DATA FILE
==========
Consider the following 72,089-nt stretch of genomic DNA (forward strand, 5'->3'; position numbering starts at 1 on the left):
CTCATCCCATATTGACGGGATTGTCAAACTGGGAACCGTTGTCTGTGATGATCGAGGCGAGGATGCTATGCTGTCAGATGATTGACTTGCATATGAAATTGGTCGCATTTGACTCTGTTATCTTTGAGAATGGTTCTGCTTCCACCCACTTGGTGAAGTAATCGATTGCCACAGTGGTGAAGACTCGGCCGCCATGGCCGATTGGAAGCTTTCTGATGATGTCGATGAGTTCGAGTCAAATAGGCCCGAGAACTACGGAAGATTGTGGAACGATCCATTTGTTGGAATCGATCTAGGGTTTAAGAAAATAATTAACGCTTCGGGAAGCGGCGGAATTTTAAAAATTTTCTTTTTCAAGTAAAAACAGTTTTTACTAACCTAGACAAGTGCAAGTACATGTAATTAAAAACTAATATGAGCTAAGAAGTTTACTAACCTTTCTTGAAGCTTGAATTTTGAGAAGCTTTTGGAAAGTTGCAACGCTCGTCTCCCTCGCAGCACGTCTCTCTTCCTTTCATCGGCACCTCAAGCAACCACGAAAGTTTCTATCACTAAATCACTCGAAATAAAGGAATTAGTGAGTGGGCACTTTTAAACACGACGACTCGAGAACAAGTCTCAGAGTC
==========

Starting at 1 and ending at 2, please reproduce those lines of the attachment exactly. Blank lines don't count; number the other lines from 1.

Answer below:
Consider the following 72,089-nt stretch of genomic DNA (forward strand, 5'->3'; position numbering starts at 1 on the left):
CTCATCCCATATTGACGGGATTGTCAAACTGGGAACCGTTGTCTGTGATGATCGAGGCGAGGATGCTATGCTGTCAGATGATTGACTTGCATATGAAATTGGTCGCATTTGACTCTGTTATCTTTGAGAATGGTTCTGCTTCCACCCACTTGGTGAAGTAATCGATTGCCACAGTGGTGAAGACTCGGCCGCCATGGCCGATTGGAAGCTTTCTGATGATGTCGATGAGTTCGAGTCAAATAGGCCCGAGAACTACGGAAGATTGTGGAACGATCCATTTGTTGGAATCGATCTAGGGTTTAAGAAAATAATTAACGCTTCGGGAAGCGGCGGAATTTTAAAAATTTTCTTTTTCAAGTAAAAACAGTTTTTACTAACCTAGACAAGTGCAAGTACATGTAATTAAAAACTAATATGAGCTAAGAAGTTTACTAACCTTTCTTGAAGCTTGAATTTTGAGAAGCTTTTGGAAAGTTGCAACGCTCGTCTCCCTCGCAGCACGTCTCTCTTCCTTTCATCGGCACCTCAAGCAACCACGAAAGTTTCTATCACTAAATCACTCGAAATAAAGGAATTAGTGAGTGGGCACTTTTAAACACGACGACTCGAGAACAAGTCTCAGAGTC